The Responsibilities of Aircraft Dispatchers
There are many roles that an aircraft dispatcher is responsible for. It is the role of an aircraft dispatcher to make sure that the aircraft and the passengers that it’s carrying arrive at the destination safely. The aircraft dispatcher works along with the pilot to regulate a flight schedule that’s supposed to result in maximum payload and minimum cost of operation. The aircraft dispatcher works behind the scenes at an airport and schedules routes, calculates costs, considers the weather, and follows the flight’s schedule.
Once the pilot and the aircraft dispatcher sign all the necessary paperwork, the aircraft dispatcher can release an aircraft for takeoff. After the aircraft dispatcher has released the plane, it’s their duty to pay attention to the flights that are already in the air. Factors such as wind, altitude, route, and fuel levels must be monitored constantly by the aircraft dispatcher throughout the plane’s course. The aircraft dispatcher is required to act somewhat as the middle man between the pilot and the aircraft personnel on the ground. It’s their responsibility to keep these people continually updated on the status of the flight.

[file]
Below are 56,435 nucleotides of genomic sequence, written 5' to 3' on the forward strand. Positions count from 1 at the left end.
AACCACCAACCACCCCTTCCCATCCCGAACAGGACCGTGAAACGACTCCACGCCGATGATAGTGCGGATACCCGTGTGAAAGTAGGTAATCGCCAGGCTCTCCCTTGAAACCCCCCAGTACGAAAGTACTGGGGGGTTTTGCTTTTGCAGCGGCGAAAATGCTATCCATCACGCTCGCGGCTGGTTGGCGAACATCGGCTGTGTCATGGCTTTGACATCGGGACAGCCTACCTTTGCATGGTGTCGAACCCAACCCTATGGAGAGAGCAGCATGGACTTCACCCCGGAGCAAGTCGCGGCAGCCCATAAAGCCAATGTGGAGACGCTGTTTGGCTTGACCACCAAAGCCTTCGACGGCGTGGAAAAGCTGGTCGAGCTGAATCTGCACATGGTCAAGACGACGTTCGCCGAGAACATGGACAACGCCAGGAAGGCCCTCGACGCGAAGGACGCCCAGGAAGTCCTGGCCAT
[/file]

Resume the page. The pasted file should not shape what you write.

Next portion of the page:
While most of the aircraft dispatcher’s jobs are carried out in an office that’s located within an airport, sometimes they’ll ride in the cockpit of the airplane alongside the pilot if the routes and conditions must be closely monitored, if the pilot needs a second set of eyes. Federal aviation regulations require aircraft dispatchers to ride at least five hours per year, that way they stay familiar with flight equipment and procedures that they learned in aircraft dispatcher school. Since technology is always changing, these refresher hours are important for practicing and keeping up to date.
For the most part, an aircraft dispatcher will carry out their tasks in a highly technical office or control center with radar and advanced computer equipment that gives live, up-to-the-minute reports on flight statuses. The job requires the use of tools like calculators and weather charts, along with a computer.
The duties of an aircraft dispatcher vary, depending on the size of the airline company for which they work. Larger airlines usually have more employees to take on more specific tasks so that the dispatcher’s job is more straightforward. It usually involves making sure that the flight schedule is planned and followed. Smaller airlines require the dispatchers to take on many roles, often including meteorology.
You don’t need a college degree to become an aircraft dispatcher, although many in the field hold a degree in air transportation or a related study. To be successful you must be able to maintain a cool and calm composure in highly stressful situations. You must also be detail-oriented, conscientious, and possess the ability to make sound decisions on the fly. Work weeks generally last 40 hours, which does not include standby for emergency situations.